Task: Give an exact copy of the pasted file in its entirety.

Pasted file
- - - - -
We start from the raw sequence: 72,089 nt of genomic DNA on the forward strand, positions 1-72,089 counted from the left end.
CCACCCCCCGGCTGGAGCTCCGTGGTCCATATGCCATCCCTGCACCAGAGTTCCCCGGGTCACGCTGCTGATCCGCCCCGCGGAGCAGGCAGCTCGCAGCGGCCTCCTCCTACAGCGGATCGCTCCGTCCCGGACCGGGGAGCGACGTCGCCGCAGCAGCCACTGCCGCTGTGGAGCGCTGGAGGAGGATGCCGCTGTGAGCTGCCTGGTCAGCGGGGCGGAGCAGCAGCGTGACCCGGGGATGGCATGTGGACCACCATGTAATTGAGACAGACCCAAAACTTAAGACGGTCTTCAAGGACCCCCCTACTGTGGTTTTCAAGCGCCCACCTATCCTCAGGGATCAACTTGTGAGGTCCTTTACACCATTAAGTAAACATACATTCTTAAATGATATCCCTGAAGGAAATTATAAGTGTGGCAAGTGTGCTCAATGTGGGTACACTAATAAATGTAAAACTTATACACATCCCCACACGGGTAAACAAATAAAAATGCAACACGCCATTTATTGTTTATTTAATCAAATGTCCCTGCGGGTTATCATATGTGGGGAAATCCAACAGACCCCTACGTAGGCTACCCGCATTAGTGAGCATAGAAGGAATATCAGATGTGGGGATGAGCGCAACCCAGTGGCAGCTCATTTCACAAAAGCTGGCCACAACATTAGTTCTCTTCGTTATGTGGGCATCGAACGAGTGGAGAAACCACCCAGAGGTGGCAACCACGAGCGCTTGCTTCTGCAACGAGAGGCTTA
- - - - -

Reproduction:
We start from the raw sequence: 72,089 nt of genomic DNA on the forward strand, positions 1-72,089 counted from the left end.
CCACCCCCCGGCTGGAGCTCCGTGGTCCATATGCCATCCCTGCACCAGAGTTCCCCGGGTCACGCTGCTGATCCGCCCCGCGGAGCAGGCAGCTCGCAGCGGCCTCCTCCTACAGCGGATCGCTCCGTCCCGGACCGGGGAGCGACGTCGCCGCAGCAGCCACTGCCGCTGTGGAGCGCTGGAGGAGGATGCCGCTGTGAGCTGCCTGGTCAGCGGGGCGGAGCAGCAGCGTGACCCGGGGATGGCATGTGGACCACCATGTAATTGAGACAGACCCAAAACTTAAGACGGTCTTCAAGGACCCCCCTACTGTGGTTTTCAAGCGCCCACCTATCCTCAGGGATCAACTTGTGAGGTCCTTTACACCATTAAGTAAACATACATTCTTAAATGATATCCCTGAAGGAAATTATAAGTGTGGCAAGTGTGCTCAATGTGGGTACACTAATAAATGTAAAACTTATACACATCCCCACACGGGTAAACAAATAAAAATGCAACACGCCATTTATTGTTTATTTAATCAAATGTCCCTGCGGGTTATCATATGTGGGGAAATCCAACAGACCCCTACGTAGGCTACCCGCATTAGTGAGCATAGAAGGAATATCAGATGTGGGGATGAGCGCAACCCAGTGGCAGCTCATTTCACAAAAGCTGGCCACAACATTAGTTCTCTTCGTTATGTGGGCATCGAACGAGTGGAGAAACCACCCAGAGGTGGCAACCACGAGCGCTTGCTTCTGCAACGAGAGGCTTA